. . . and so on. Making inconsistent arguments is not only commonplace in legal arguments; failing to do so (when such arguments exist) would probably be legal malpractice.

Link | Posted on Apr 18, 2017 at 18:28 UTC
In reply to:

Yake: It's funny that the Warhol Foundation is essentially making self-contradictory arguments in this case. First they say that Warhol made so many changes to the photo that his work is profoundly transformative and thus protected by fair use. At the same time, they say the Warhol version is so obviously a copy of Goldsmith's photo that any reasonable person would have immediately noticed the infringement / copying when it was first published in 1984, so it's too late to complain later.

It's not unusual at all for a lawyer, or for anyone with experience in the legal field. A lawyer's job is to raise all colorable arguments. Maybe easier to understand if phrased a bit differently.
a. The St. of Limit. has already run, b/c a reasonable person would have been aware--at the time--that the work had been created.
b. Even if you find that the SoL has not run, my client should win b/c he made legally significant changes to the Goldsmith's photo, and it therefore became a transformative work (ie, an exception to copyright protection).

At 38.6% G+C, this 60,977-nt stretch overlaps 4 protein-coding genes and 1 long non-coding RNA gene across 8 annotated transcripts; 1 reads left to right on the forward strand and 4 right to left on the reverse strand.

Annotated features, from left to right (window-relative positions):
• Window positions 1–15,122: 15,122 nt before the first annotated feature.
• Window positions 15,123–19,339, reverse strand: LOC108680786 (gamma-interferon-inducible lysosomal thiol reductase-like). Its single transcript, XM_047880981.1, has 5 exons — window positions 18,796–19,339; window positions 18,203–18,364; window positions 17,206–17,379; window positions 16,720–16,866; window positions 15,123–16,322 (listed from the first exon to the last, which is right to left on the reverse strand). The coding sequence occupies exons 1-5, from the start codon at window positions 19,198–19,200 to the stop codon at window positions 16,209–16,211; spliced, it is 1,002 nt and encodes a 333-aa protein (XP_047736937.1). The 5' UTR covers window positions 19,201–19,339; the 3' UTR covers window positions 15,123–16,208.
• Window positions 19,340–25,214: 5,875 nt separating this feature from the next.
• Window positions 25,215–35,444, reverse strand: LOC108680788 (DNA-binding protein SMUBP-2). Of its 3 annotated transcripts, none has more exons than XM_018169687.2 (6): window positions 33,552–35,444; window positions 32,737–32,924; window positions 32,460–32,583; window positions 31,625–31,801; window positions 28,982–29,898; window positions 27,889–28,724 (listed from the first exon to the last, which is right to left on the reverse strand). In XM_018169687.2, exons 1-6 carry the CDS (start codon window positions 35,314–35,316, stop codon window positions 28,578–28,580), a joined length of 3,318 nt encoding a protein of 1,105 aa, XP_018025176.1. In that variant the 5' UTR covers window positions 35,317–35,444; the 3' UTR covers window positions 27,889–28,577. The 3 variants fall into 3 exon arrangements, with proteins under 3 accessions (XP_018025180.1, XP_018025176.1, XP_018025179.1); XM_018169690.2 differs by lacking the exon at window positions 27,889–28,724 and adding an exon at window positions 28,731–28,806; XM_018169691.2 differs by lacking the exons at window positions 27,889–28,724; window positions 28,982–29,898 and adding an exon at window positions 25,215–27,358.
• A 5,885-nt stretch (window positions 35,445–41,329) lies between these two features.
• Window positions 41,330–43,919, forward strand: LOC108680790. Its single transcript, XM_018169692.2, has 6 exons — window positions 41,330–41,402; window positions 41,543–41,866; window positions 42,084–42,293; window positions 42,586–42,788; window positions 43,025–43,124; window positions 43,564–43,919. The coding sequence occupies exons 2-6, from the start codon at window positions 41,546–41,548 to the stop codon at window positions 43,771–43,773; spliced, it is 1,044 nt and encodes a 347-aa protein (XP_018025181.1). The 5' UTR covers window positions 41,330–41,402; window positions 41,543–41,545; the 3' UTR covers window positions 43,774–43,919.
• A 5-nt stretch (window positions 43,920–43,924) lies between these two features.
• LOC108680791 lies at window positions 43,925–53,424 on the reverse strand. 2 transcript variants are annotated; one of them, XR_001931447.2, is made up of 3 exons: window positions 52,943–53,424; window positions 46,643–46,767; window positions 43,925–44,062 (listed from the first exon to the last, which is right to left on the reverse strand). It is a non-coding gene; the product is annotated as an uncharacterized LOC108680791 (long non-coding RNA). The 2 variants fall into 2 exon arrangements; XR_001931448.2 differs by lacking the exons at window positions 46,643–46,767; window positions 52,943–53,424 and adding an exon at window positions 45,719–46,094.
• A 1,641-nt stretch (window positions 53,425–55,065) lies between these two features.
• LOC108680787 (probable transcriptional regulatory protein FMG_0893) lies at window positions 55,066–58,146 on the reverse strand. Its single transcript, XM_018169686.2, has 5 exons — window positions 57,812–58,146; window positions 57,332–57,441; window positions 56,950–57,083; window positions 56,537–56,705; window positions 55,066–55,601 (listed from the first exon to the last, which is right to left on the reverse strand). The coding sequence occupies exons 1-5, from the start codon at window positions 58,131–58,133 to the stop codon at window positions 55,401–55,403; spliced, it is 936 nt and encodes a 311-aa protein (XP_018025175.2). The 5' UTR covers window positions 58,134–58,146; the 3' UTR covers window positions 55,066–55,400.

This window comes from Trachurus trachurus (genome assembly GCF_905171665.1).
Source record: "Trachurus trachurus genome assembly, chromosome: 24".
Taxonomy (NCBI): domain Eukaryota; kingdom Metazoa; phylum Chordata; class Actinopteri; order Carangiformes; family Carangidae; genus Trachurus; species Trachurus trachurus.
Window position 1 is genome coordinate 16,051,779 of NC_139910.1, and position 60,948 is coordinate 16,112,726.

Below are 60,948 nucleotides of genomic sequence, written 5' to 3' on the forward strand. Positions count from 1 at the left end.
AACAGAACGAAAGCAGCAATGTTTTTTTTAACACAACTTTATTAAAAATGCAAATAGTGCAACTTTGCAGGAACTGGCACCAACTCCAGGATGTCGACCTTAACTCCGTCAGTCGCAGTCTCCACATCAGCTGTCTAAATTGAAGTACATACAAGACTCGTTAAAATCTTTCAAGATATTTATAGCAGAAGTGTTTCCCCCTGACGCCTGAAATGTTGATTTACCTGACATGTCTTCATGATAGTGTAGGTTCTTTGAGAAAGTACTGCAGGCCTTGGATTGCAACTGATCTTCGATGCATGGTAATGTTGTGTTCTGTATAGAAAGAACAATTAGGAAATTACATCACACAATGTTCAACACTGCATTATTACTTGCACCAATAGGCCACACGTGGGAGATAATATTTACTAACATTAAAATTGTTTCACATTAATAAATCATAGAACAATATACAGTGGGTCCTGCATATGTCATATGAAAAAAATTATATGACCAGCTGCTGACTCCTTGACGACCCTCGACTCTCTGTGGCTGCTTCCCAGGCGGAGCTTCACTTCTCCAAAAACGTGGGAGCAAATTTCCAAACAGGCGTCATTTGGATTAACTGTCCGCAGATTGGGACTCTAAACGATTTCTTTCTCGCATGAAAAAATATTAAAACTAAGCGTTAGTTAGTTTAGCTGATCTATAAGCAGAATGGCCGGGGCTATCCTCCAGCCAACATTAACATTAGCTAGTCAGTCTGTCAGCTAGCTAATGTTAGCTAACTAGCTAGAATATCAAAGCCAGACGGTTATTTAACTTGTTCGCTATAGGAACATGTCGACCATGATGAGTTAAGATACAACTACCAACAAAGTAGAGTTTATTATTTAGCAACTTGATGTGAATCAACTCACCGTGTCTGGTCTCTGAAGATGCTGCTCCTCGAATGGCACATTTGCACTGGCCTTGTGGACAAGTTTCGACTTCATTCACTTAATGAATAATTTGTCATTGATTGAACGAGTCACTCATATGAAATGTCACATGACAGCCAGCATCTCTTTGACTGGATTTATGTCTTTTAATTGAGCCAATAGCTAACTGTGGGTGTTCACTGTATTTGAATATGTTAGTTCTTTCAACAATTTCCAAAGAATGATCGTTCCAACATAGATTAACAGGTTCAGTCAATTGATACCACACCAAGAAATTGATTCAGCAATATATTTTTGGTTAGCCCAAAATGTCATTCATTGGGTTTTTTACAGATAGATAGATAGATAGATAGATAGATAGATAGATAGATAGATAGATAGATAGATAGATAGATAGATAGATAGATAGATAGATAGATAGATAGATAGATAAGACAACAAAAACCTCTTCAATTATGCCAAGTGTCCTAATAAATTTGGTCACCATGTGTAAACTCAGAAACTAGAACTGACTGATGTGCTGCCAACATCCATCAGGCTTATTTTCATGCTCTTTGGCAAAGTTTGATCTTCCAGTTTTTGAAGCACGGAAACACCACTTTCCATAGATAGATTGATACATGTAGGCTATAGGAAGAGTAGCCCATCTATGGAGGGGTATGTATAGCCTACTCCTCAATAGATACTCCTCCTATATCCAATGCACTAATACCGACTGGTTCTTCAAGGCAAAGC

c. [now making up facts, to show even more possible arguments], my client declared bankrupcy 5 years ago, and even if there was a copyright violation, that claim was legally dismissed as part of the bankruptcy proceeding.
d. My client is an ambassador, and therefore has diplomatic immunity from both criminal and civil liability
e. The plaintiff implicitly (or expressly) authorized my client's use of the photograph by ...

Link | Posted on Apr 18, 2017 at 18:26 UTC
In reply to:

james s. kennedy: Speaking of what's legal, where does street photography become an invasion of privacy?

Generally speaking (and to over-simplify): If a person of average sight could see it in any public area, then it can be photographed. That includes people. I can be photographed, you can be photographed, my young (or pubescent) children can be photographed . . . being out in public = permission to be photographed.

There are some narrow exceptions (some of which vary state-to-state), but the first paragraph covers 99.994% of situations.

Link | Posted on Apr 18, 2017 at 18:14 UTC
In reply to:

KyleSlamchez: The ability to trigger three cameras at once is interesting. I wonder why it's limited to only three, though?

What if one were to mount three identical cameras with identical lenses onto an array, and used the app to make all threes shoot simultaneously? Could one then stitch the images together and end up with a crazy amount of resolution and/or a super-wide image with minimal distortion? Am I a madman?

Kyle,
One situation might be sports/activities. (1) When you know where the action will be [bowling, darts, ping pong, archery, baseball's home plate, etc] you can get 3 different angles at the same time. (2), where you can make educated guesses about where the action will be [in football, around the goal line], you can set up the cameras to cover 3 times as much area.